One wouldn’t expect Shamim Modi to have had a prison experience, leave alone a bad one. The law professor at the Tata Institute of Social Sciences, Mumbai, is also an activist, and it was in this capacity, in her fight against a timber mafia of Madhya Pradesh, that she found herself spending 23 days at the Harda and Hoshangabad jails (both in Madhya Pradesh). “A minister was hand in glove with the timber mafia and we had gone to court to file cases against some sawmill owners,” she says. But the powerful found a way to make things difficult for her. Twelve cases were filed against her (she has been acquitted in 11) and was arrested when the high court was going on vacation for two months. With no option for obtaining legal respite, she had to go to jail.
The Harda subjail was infested with bandicoots and mosquitoes, she says. Prisoners would get bitten by both. She says she requested the warden for a mosquito net, but was told she wouldn’t get it in that jail. “Later, I was taken to the Hoshangabad jail in the middle of one night, and those who delivered me there told the jailers, ‘Isko theek kar do (Set her right)’.” Three women from the jail staff started beating her up. “When I asked them not to do so, pleading that I was only working for the poor, they retorted that this was how things were in jail. The warden then called for a lathi and ordered the women to strip me.” After all, she says, the powerful had decided to get her into prison in order to teach her a lesson!
The dictum that undertrials are presumed innocent till proved guilty in court is nothing but a sham, she says. Powerful people, especially those in uniform, commit atrocities with impunity even outside jail. “So you can imagine what they must be doing inside prison, where no one is watching and you have no way to fight the system,” she says.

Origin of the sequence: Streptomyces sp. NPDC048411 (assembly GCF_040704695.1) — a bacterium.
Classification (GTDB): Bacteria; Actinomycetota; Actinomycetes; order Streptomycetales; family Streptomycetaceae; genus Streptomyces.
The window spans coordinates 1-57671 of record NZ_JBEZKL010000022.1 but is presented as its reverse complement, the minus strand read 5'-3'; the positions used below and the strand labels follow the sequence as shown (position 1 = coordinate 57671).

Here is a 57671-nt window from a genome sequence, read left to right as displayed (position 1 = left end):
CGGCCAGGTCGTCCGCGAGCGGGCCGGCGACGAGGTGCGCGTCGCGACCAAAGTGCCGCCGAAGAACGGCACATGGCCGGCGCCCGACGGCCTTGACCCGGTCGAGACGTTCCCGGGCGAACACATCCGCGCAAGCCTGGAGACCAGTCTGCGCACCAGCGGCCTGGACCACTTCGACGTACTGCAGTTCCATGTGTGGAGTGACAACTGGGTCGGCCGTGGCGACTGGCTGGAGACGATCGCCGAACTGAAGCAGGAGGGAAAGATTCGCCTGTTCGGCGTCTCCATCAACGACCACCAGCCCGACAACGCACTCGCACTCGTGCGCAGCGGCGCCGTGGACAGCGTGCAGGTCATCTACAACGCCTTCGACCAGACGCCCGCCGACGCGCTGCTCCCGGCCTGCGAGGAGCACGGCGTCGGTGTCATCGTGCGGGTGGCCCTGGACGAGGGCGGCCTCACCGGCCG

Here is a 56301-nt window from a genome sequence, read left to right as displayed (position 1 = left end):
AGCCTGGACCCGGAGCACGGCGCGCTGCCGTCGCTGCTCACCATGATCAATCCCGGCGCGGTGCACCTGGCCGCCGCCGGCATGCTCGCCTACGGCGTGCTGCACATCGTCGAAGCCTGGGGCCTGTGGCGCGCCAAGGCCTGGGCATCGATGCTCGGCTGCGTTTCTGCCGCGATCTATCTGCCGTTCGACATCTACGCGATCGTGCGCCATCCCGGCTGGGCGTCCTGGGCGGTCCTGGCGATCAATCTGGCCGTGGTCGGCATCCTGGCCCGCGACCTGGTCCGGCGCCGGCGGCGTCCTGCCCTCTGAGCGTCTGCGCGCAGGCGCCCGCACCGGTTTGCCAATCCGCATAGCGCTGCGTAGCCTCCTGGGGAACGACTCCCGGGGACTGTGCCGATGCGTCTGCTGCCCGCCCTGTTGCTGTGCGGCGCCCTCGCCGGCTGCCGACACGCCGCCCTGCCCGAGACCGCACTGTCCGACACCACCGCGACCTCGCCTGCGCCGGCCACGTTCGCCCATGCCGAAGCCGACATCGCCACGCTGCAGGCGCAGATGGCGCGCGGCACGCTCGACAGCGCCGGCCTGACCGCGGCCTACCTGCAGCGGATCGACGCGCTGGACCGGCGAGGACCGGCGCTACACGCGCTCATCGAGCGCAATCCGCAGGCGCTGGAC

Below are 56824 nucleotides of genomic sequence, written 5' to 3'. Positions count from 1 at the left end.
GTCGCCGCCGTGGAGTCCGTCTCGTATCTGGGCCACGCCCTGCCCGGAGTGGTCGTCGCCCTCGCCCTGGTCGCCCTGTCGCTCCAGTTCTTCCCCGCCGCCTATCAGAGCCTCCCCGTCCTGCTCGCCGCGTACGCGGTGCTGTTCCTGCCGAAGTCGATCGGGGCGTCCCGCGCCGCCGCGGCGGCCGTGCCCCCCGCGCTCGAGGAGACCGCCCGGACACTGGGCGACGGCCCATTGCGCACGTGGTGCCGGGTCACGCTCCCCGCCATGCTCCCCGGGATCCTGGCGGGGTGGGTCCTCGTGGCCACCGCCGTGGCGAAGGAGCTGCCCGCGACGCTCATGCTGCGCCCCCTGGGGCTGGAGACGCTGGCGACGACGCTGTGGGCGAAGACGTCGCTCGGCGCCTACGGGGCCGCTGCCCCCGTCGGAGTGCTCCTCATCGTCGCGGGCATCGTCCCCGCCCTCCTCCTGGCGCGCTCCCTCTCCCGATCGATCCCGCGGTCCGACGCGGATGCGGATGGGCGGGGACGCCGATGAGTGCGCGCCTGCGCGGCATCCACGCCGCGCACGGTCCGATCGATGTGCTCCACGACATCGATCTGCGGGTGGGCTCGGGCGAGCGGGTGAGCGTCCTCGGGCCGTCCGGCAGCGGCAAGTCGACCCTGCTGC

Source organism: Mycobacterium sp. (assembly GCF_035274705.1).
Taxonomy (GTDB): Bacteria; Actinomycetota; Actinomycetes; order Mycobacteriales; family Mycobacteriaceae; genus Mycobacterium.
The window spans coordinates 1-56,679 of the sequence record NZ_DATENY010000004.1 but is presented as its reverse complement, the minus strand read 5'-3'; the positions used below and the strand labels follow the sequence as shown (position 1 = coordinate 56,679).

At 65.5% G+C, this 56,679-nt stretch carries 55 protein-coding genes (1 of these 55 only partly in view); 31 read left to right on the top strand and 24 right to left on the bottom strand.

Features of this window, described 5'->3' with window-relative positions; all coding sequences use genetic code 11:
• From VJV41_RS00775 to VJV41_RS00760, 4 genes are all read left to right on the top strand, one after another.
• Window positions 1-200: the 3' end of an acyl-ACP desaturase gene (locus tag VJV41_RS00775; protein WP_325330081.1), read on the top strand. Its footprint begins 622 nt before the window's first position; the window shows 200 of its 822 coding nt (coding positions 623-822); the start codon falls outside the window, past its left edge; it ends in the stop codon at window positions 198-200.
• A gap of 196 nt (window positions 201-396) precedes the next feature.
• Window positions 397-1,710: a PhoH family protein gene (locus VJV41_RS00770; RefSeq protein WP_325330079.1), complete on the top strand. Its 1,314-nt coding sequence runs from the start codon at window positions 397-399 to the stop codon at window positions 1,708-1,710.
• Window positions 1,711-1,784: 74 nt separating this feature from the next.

Women, especially those from poor families, have a really bad time in jail. Their health deteriorates. “I found that most women had gynaecological problems, mainly because they weren’t provided sanitary pads for hygiene during menstruation. Sometimes, women are told to make do with pieces torn from old blankets. Tribal women, who wear nine-yard saris, fashion a pad from one end of it. Afterwards, they wear the sari from another end, washing the soiled end and using it to cover their head so that it dries.”
Like everyone who has spent time in prison, Modi learnt how any question put to jail staff is seen as a challenge to their authority. “When they handed me some washing powder on a piece of paper, I asked how many days it was meant to last. The jailor was offended and said he knew I was inciting other prisoners and that he could file yet another case against me,” she says. “All kinds of threats and excuses are used. When I asked why I wasn’t being allowed to meet my lawyer, they said that I had been charged under the National Security Act and could only meet my lawyer after obtaining clearance from the district collector. When I asked for the jail manual, they refused to give it to me. Jail officials think it is their duty to punish you and that living conditions in jail are part of the punishment. So everything that can go wrong, goes wrong in jails. Belongings are stolen, articles handed over by relatives and friends to jail staff for delivery to prisoners never reach them.”